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Loose herd of cattle causing chaos in Pittsburgh-area housing development

Herd of cattle causing chaos in Adams Township housing development
Herd of cattle causing chaos in Adams Township housing development 02:56

ADAMS TOWNSHIP, Pa.(KDKA) -- If you live in a residential neighborhood, it's not a typical sight to see out your bedroom window. A herd of cattle has found its way into a Mars neighborhood and those who live there say it's been an ongoing problem for months.

There's a farm just over the hillside off Abigail Drive, and apparently, there are several fences down, giving cows and bulls access to stroll down the streets, damaging yards, Christmas lights and even scaring some residents. 

"I think the bull is what is scary. It's huge," said Cora Pahel.

A herd of cattle, even bulls, have made their way into a local neighborhood in Adams Township, leaving quite a mess behind for residents that live there.

(Photo: Provided)

"My mulch beds were all torn up and the shrubbery, they were sampling them to see what they could eat there and there was dirt and mulch all over the porch and so forth. And as you might imagine there are quite a few piles of poop out there too," Donna Pahel said. 

Donna Pahel and her mother say they've seen the herd since the summer, and recently, it's only gotten worse.

"We have a lot of children in the neighborhood and I have my parents living with me and my mom loves to be outside and so forth. So I'm always concerned for her safety because they are to be treated like wild animals and they can be unpredictable," Donna said.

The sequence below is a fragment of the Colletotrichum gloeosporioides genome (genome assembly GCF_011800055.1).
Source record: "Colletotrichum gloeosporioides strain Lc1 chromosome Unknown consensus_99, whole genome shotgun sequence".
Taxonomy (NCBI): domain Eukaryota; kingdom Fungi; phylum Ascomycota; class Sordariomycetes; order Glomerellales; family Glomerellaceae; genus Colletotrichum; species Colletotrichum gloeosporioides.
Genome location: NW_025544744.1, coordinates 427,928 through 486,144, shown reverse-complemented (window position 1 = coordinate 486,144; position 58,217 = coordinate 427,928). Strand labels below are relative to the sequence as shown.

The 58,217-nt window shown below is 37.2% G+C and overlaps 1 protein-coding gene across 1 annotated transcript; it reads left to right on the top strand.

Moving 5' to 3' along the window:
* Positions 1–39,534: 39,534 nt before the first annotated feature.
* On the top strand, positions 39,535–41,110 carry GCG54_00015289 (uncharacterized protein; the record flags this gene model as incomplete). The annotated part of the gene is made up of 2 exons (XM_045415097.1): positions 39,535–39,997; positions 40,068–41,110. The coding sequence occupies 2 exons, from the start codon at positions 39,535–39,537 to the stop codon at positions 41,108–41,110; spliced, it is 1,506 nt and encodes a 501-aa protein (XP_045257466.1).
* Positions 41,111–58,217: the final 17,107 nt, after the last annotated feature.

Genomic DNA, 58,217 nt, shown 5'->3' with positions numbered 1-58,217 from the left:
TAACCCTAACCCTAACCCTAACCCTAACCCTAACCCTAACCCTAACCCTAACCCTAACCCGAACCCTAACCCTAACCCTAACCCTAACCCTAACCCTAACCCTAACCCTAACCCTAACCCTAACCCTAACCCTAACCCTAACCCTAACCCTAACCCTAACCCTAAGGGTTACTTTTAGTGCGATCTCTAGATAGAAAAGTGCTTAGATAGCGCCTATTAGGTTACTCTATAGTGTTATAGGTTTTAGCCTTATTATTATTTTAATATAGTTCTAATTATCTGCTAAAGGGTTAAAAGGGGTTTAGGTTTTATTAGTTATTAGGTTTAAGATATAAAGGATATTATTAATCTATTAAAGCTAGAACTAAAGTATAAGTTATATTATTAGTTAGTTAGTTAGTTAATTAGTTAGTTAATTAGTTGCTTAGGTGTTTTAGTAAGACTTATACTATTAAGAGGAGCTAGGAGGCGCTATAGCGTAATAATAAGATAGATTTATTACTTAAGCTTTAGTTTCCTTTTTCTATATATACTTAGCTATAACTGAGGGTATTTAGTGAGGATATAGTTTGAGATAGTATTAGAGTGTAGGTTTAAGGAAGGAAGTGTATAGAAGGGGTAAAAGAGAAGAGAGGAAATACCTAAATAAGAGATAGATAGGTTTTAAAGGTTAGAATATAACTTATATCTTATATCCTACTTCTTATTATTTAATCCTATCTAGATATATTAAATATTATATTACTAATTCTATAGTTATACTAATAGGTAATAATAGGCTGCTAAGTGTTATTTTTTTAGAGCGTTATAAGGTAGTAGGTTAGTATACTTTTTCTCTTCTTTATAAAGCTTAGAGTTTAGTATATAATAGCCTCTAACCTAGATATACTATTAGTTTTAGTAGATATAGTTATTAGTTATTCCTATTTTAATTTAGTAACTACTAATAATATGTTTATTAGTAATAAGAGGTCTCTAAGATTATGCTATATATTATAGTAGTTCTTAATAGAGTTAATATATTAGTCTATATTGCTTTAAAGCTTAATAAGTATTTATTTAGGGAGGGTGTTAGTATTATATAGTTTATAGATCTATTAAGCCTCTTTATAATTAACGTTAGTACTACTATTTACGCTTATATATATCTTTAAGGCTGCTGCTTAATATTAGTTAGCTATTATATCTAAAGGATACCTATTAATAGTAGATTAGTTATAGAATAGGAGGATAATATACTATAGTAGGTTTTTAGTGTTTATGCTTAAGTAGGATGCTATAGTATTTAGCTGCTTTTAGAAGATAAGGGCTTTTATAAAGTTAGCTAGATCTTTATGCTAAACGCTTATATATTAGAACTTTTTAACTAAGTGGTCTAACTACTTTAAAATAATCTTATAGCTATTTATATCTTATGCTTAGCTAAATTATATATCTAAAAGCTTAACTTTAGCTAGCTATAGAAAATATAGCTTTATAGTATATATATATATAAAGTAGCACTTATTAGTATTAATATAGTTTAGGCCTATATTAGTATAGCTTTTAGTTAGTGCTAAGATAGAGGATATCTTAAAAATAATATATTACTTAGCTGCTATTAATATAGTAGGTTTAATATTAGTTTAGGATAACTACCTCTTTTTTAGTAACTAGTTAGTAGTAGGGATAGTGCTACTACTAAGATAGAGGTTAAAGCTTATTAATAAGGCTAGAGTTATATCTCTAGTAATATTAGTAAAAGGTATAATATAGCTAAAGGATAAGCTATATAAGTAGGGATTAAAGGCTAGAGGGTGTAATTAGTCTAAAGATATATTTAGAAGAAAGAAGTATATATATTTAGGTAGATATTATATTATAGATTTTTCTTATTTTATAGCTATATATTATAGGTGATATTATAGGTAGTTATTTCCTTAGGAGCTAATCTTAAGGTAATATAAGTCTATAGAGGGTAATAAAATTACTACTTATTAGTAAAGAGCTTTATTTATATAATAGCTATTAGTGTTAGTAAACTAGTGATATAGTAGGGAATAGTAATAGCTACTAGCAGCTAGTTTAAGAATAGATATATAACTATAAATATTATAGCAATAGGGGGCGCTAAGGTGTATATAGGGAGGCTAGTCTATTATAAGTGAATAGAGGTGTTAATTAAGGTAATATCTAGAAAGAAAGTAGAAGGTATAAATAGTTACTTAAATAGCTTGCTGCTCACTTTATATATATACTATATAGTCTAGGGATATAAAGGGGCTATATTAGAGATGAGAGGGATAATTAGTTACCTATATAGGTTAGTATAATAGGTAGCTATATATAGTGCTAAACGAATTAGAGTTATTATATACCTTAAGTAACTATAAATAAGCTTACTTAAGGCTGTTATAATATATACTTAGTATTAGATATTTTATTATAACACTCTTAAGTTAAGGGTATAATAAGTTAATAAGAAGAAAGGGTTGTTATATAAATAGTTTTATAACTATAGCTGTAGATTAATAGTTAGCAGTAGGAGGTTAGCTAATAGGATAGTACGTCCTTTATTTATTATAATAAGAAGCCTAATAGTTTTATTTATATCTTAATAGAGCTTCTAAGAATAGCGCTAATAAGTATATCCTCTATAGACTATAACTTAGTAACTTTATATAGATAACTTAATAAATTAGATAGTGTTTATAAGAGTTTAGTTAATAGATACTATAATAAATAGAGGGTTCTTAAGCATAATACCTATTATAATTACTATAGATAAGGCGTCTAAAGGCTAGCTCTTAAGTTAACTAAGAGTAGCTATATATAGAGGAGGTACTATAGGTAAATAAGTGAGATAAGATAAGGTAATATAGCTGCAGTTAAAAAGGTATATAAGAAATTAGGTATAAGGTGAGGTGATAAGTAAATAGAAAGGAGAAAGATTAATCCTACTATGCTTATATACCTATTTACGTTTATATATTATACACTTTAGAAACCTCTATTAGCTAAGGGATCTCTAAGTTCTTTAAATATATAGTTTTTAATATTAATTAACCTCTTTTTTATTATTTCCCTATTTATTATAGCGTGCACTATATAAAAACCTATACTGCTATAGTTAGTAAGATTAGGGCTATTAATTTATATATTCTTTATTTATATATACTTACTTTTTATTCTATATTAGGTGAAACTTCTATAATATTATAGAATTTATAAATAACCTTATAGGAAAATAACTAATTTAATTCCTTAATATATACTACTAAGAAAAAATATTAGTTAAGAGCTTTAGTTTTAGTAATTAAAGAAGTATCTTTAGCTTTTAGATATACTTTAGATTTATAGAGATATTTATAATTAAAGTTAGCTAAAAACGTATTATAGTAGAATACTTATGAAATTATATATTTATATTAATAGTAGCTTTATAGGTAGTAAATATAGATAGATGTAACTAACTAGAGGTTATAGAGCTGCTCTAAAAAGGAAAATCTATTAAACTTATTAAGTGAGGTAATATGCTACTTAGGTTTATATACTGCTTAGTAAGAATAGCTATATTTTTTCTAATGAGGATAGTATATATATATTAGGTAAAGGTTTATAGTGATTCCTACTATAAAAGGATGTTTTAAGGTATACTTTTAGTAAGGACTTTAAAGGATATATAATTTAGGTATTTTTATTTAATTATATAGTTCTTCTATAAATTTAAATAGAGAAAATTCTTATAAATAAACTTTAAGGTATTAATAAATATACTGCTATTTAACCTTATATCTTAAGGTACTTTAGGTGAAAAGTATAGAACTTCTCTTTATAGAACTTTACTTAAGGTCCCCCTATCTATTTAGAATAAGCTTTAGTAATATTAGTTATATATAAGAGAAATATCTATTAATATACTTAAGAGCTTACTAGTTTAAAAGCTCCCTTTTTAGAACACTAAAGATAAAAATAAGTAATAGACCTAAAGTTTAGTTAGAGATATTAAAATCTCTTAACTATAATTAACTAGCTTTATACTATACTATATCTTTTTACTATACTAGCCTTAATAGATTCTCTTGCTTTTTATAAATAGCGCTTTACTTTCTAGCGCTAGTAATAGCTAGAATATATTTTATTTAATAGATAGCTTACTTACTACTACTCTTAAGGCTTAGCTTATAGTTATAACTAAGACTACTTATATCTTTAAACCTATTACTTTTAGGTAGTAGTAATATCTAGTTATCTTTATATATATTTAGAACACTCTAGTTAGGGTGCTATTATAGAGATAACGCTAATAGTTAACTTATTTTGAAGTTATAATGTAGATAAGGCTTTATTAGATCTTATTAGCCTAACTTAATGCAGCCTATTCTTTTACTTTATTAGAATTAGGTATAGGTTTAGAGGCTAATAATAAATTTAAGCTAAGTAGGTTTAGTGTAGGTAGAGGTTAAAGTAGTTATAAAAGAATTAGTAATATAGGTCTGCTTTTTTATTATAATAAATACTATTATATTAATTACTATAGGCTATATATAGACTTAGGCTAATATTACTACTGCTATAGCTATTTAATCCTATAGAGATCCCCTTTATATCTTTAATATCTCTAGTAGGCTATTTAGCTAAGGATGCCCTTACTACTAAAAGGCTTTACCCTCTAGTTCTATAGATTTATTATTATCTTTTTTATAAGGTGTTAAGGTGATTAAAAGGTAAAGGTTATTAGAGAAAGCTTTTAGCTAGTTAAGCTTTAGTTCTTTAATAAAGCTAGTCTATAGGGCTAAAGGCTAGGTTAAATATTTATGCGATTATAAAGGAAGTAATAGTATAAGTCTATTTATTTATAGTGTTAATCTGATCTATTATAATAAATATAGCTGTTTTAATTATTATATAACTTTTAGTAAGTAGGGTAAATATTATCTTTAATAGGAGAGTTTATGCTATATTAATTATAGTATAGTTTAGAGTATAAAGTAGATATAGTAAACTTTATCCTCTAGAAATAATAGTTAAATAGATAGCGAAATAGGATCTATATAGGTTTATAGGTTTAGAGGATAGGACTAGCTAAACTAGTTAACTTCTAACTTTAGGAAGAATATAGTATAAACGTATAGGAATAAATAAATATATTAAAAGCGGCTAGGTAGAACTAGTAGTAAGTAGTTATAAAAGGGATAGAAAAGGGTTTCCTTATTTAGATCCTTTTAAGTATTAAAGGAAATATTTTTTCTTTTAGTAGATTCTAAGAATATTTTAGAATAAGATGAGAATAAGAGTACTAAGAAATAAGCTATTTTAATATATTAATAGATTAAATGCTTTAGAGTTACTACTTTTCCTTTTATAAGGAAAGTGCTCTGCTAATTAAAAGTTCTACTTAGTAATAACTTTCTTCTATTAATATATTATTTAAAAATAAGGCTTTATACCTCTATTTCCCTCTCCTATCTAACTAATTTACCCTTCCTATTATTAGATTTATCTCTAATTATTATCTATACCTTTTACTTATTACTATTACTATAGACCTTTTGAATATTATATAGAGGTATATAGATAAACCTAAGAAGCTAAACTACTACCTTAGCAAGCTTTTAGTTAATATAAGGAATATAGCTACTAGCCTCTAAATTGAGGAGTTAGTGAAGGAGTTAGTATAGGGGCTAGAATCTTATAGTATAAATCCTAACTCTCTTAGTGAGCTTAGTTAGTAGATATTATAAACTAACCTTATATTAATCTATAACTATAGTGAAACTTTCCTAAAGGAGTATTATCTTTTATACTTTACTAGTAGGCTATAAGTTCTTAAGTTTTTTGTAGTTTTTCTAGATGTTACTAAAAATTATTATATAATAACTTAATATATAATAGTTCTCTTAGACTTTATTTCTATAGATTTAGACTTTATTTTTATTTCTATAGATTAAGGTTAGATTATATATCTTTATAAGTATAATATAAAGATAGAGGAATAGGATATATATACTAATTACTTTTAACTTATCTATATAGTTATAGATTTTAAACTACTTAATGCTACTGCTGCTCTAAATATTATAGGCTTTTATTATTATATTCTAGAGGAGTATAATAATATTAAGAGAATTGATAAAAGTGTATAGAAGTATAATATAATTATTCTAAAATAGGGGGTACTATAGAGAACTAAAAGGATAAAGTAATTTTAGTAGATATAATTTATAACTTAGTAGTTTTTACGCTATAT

Some neighbors tell KDKA-TV that just last night, they were walking their dogs when they ran into a bull standing in the street.

"Just the damage that I know a lot of neighbors have experienced is really -- it's not acceptable."

KDKA-TV talked to the farmer who owns the cattle. He says several trees have fallen on his fences, allowing them to move wherever they please. He had workers out Thursday making repairs.

Meanwhile, those who live in the Brookhaven Housing Development say they just want to feel safe in their own neighborhood again.

"I mean, the farm and farmers are very important to our communities and so forth. So I have some curiosity about what's going on there and what can be done to help but the situation as it is right now is progressing in a way that it's more frequent. There's more damage occurring, and it's just not a viable situation for anyone involved," Donna said. 

Right now, there are no laws within the township or action that police can take to get these cows back where they belong. There's a township meeting on Monday to discuss an ordinance that could help resolve the problem.

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